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 16 December 2008


Water supply and demand policy

Over the past two years, we have been developing our overall policy on water supply and demand balance. In the lead up to final business plans and water resource plans, we set out in the
attached paper our position on key aspects of water supply and demand policy. The paper covers the following issues:

1. Water efficiency targets

We summarise our conclusions following the recent consultation (
appendix 1 provides our conclusions in full).

We have retained the headline base service water efficiency target of one litre per property per day, although we will halve the target for companies with average per capita consumption below 130 litres per property per day (l/p/d). The lower target will only affect Tendring Hundred Water in the immediate future. The targets will demonstrate that water companies are committed to helping their customers waste as little water as possible.

We will not make any additional allowance in price limits for expenditure to achieve the targets. Some companies already provide a level of service sufficient to meet the base level target we have set, although other companies will need to do more to achieve their targets.

2. Leakage

As companies help their customers to minimise waste, they must also show that they do not waste water in providing their services. That means achieving leakage targets that deliver the best value for customers and the environment.

Over the past two years we have comprehensively reviewed the way in which regulate leakage. We have identified a number of improvements and adopted a broader approach, which is reflected in the sustainable, economic level of leakage (SELL). We provide a final update on our review, and we have attached at appendix 2 the final version of the consultant's
report and guidance on incorporating environmental and social costs into the SELL.

We confirm that we do not intend to do further work on the frontier approach to target setting because it has not been possible to develop a sound empirical basis for this. Furthermore, we doubt whether it would provide the right incentives for companies to improve their efficiency across their whole business. As part of our Forward Programme, we are planning to review in 2010-11 the whole package of regulatory incentives. We will consider the incentives for companies to become more efficient in different aspects of their business, including leakage control activity, as part of that review.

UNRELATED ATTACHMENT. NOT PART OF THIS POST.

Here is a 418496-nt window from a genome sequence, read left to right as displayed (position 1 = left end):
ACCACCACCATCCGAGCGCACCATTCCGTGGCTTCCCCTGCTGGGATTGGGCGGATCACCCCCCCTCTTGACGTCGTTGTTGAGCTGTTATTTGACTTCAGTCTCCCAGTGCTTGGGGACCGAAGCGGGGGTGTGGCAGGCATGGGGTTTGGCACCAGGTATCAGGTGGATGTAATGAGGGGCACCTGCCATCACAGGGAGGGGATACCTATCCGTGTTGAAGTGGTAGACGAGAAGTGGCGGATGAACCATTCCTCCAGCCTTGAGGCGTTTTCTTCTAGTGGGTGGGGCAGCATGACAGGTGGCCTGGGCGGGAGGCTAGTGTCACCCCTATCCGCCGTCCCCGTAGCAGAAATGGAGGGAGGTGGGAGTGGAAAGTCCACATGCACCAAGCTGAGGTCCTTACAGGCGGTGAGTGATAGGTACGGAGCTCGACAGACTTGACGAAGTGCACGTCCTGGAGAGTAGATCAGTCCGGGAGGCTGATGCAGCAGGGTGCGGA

The framework for setting leakage targets at PR09 is settled, but we identify a number of areas in which we think that companies can improve their analysis.

3. Metering

The metering section explains that companies should assess the case for selective or planned metering, taking into account all of the costs and benefits, including those that are difficult to quantify. It suggests some of the factors that companies should take into account when making such an assessment.

We will include selective or planned metering proposals in our baseline assumptions for PR09, as long as each company can show that the benefits are likely to outweigh the costs as part of a long-term strategy. We accept that the quantified costs might exceed the quantified benefits, but we will make allowance for selective metering as long as there is a reasonable prospect that unquantified net benefits can bridge that gap.

4. Climate change

Some companies are planning significant investment to deal with the expected impact of climate change on water supply and demand. Climate change is an important issue, and it is vital that companies plan carefully to mitigate and adapt to its impact. However, we think it is equally important that companies provide robust evidence of the need for expenditure before they commit to investment that will have a significant impact on customers' bills. The paper explains what this will mean in terms of how we will assess companies' business plans.

Yours sincerely

Paul Hope
Head of Water Resource Economics

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